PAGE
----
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From Cliff Woolley <cliffwool...@yahoo.com>
Subject Bucket API cleanup issues
Date Tue, 27 Feb 2001 04:57:35 GMT

Okay, I've got a series of pretty major bucket API cleanups I'd like to do
(most of which are mostly transparent outside apr-util, BTW).  Before I
go off and commit, though, this was major enough to warrant seeking group
consent.  Here are the issues I'm addressing, in roughly descending order
of majority:

1) The apr_bucket_shared and apr_bucket_simple structs are completely
useless, and a needless time/resource drain.  If we just add an apr_off_t
start into the apr_bucket struct, apr_bucket_shared and apr_bucket_simple
can go away completely, saving massive amounts of work in all of the
bucket code and making the code vastly simpler and easier to
read/understand.  That simplicity can easily be seen in that
apr_bucket_shared_split is reduced to simple_split plus a refcount++ (same
for shared_copy).  I've renamed simple_split and simple_copy giving them
the apr_bucket_ prefix and making them public functions called by their
shared counterparts.  I have this patched, tested, and ready to go.  If
anyone wants to see the patch, tell me and I'll post it.

2) The parameter 'w' (returned length) to apr_bucket_heap_make() and
apr_bucket_heap_create() is useless.  The returned length is invariant
from the passed-in length, assuming malloc didn't fail, which we can
easily determine from the function's return value.  There's no way to get
*part* of the data made into a heap bucket... malloc just doesn't do
"partial" allocations.  You've either got enough memory or you dont.
Those callers that are currently using the parameter generally discard its
function anyway, seeming to think that they have to use it just because
it's there.  This patch is done for apr-util but not for Apache.

3) pool_bucket_cleanup() is completely bogus AFAICT.  I've added this
comment to the code, which describes the problems pretty well:
    /*
     * XXX: this is fubar... only the *first* apr_bucket to reference
     * the bucket is changed to a heap bucket... ALL references must
     * be changed.  So instead of h->b, we need an array of b's in h.
     * pool_destroy() should remove that bucket from the array.  But
     * pool_destroy doesn't know where the apr_bucket itself is.
     * ARRGGGH.  Only solution: apr_bucket_destroy() should let the
     * e->type->destroy() function destroy the apr_bucket itself, too.
     * pool_destroy() can remove destroyed apr_bucket referrers from
     * the array.  Any referrers that remain when this function is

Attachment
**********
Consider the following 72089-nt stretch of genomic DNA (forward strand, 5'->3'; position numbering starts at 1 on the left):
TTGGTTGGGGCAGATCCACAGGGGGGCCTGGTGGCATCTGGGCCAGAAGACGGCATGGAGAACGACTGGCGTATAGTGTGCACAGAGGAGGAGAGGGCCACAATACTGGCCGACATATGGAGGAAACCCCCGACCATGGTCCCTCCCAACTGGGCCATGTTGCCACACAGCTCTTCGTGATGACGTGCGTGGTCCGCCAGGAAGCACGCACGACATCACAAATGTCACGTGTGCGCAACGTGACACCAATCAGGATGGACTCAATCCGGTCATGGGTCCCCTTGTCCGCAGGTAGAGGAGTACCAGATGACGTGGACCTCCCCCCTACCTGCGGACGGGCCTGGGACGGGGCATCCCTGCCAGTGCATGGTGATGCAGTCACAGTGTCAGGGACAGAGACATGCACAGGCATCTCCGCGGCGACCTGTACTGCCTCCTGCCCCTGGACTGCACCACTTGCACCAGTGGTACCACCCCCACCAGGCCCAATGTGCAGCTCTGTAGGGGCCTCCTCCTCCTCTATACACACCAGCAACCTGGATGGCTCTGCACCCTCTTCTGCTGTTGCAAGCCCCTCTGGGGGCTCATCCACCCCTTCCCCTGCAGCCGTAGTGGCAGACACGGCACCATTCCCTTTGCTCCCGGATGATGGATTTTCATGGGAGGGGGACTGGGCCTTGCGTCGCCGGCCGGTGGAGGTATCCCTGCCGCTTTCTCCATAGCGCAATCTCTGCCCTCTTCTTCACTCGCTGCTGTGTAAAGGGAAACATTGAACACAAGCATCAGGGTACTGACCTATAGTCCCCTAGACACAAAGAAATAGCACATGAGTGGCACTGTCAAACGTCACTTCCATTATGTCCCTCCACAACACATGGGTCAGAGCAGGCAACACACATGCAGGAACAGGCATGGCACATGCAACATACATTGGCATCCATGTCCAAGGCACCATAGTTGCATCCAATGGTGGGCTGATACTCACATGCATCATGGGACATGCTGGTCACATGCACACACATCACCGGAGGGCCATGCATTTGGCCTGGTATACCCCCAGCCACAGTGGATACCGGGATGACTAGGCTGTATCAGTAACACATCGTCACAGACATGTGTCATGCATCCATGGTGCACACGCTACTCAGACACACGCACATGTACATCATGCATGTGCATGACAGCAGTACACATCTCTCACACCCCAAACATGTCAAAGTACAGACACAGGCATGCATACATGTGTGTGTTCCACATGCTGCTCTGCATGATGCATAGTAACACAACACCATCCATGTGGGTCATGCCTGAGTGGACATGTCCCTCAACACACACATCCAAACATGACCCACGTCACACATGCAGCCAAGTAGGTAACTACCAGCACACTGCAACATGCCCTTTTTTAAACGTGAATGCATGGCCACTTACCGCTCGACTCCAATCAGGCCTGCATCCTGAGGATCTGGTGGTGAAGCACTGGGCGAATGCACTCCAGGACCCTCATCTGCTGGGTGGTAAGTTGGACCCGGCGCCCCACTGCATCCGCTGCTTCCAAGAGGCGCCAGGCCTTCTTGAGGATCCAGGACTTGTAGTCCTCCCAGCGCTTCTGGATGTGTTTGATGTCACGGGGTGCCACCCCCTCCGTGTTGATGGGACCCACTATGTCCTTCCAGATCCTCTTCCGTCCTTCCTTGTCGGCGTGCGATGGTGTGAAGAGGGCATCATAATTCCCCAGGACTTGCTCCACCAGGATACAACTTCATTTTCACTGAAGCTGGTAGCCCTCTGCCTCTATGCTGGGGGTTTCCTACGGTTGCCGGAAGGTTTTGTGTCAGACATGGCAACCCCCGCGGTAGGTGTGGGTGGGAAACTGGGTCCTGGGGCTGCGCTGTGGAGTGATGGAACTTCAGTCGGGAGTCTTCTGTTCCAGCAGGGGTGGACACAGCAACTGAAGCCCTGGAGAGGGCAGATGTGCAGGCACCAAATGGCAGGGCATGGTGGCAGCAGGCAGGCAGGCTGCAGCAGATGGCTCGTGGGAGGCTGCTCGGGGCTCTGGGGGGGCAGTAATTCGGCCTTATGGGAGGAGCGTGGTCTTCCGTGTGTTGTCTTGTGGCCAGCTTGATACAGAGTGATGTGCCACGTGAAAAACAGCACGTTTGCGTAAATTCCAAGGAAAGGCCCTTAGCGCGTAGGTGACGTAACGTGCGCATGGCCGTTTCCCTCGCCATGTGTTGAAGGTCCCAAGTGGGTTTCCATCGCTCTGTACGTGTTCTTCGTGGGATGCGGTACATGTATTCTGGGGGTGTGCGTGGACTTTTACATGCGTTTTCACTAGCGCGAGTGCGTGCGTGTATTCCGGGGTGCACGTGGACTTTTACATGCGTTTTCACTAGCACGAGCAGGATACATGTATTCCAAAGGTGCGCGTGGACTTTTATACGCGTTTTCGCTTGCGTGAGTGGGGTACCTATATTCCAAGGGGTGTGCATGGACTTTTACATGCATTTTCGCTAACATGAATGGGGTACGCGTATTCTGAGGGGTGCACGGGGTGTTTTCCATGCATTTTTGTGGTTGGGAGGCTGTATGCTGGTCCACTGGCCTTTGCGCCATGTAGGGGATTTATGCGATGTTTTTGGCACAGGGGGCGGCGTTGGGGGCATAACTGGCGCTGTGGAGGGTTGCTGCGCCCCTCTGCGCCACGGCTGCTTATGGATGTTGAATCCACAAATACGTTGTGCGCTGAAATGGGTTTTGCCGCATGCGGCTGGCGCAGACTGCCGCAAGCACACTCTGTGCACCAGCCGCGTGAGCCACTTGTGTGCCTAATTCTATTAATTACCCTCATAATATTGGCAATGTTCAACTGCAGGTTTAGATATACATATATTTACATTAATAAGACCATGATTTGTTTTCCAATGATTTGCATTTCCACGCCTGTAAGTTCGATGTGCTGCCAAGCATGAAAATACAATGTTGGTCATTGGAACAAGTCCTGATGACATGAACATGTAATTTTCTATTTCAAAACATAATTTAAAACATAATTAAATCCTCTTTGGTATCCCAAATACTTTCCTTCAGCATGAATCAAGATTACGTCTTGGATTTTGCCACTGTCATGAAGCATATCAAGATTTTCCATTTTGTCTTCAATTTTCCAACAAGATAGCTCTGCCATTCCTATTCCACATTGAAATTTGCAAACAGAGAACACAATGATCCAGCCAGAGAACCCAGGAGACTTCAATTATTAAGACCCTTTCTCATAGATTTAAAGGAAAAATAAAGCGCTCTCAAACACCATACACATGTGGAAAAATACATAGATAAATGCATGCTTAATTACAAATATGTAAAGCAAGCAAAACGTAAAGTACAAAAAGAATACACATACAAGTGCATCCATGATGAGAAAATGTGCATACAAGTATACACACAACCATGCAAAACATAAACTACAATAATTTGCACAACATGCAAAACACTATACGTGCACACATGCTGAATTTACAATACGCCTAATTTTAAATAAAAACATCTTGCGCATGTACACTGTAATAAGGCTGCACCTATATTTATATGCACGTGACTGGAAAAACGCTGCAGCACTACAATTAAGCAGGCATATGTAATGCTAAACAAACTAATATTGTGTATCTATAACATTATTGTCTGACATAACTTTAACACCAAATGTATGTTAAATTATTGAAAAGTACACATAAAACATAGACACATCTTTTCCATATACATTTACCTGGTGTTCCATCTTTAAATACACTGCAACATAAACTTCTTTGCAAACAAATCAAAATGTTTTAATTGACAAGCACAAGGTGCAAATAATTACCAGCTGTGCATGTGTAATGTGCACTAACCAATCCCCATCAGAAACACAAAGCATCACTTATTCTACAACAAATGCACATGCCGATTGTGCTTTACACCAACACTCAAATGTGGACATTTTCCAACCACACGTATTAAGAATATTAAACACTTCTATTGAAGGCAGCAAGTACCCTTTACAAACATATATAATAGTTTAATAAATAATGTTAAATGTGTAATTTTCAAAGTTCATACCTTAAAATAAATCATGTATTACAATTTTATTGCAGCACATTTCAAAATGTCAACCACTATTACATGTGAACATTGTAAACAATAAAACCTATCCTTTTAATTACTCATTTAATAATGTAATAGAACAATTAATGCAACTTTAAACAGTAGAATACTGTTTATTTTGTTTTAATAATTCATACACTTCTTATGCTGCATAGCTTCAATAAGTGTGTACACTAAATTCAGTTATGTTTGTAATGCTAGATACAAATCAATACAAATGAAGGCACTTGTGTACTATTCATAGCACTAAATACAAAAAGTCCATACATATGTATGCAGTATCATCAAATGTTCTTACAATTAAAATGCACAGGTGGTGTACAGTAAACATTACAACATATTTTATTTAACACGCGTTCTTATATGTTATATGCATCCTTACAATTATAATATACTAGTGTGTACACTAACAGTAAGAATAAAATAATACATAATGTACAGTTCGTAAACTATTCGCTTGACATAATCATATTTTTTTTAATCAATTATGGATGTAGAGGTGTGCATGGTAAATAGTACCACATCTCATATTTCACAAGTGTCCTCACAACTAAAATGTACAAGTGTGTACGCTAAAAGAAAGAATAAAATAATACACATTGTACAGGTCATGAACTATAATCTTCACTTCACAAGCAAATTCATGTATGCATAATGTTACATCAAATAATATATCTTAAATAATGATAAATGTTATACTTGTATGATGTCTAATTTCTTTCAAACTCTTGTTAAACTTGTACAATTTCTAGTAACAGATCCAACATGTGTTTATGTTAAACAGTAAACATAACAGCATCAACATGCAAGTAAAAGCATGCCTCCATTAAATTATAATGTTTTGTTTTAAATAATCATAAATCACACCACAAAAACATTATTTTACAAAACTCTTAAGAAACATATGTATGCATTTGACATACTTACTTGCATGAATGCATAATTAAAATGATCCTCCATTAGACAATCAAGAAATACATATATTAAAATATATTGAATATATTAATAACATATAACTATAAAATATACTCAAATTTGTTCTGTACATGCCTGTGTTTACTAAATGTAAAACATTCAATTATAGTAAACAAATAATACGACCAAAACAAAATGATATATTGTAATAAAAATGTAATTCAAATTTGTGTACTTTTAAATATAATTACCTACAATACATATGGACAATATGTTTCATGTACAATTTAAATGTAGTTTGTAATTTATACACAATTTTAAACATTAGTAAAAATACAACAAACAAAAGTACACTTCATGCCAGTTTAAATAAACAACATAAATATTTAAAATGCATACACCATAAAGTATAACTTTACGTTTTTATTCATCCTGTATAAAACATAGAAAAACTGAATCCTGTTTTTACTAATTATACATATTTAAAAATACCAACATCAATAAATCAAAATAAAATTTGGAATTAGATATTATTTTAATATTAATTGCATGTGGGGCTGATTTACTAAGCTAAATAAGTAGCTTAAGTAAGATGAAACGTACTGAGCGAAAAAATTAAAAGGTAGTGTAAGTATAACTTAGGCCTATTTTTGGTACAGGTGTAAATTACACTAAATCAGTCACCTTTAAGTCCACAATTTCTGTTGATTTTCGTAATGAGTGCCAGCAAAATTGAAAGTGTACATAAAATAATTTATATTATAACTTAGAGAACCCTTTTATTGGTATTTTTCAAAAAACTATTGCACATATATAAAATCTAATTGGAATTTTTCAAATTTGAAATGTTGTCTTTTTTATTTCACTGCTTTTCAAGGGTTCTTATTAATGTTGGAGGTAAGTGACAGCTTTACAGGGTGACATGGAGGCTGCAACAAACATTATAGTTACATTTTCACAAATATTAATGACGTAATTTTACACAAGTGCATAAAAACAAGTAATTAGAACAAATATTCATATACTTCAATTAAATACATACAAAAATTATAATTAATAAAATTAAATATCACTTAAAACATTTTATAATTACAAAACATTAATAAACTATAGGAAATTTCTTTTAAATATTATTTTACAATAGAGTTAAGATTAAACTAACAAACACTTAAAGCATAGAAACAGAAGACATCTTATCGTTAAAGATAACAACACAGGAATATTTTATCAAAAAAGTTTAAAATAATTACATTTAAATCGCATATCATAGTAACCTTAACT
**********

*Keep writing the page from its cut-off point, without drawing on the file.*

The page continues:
* called get converted to heap buckets by adding a loop over the
     * array here (only the first call to apr_bucket_heap_make() gets
     * the copy flag set, of course).  Another gotcha, though this one
     * is easily worked around: apr_bucket_heap_make() calls
     * apr_bucket_shared_make() which invalidates the reference count
     * on the refcounted bucket. --jcw
     */

4) The same problem applies to file buckets that have been split/copied
when APR_HAS_MMAP: when one of them gets read it gets made into an MMAP.
ALL of the file buckets should be converted at the same time to reference
the same MMAP.

5) apr_bucket_destroy() should allow the type-specific destructor to free
the bucket itself, too (needed to solve problem #3).

6) Should mmap_destroy() call apr_mmap_delete(m->mmap) after when the last
reference to the mmap bucket is destroyed?

7) socket_read() and pipe_read() should return APR_SUCCESS even in an EOF
condition, as discussed on new-httpd a week or so ago.  I haven't made
this change yet, though I have put an XXX comment in the code about it,
because it requres fixing the input filters in Apache to figure out EOS on
their own.  Looking for suggestions on how to do that.

8) Can I make apr_bucket_shared_destroy() just return a boolean value
indicating whether or not this bucket is the last reference to the shared
resource?  It's silly to return a pointer to that resource, since the
caller must already know where the resource is anyway.

9) file_read in the non-mmap case was allocating HUGE_STRING_LEN even if
the file was smaller than that. Fixed and thrown in with patch #1.

10) socket_read and pipe_read should modify the heap bucket they create to
have alloc_len == HUGE_STRING_LEN to reflect the actual size of buf. Fixed
and thrown in with patch #1.


PHEW!  I think that's it for now.  Comments, please?

--Cliff


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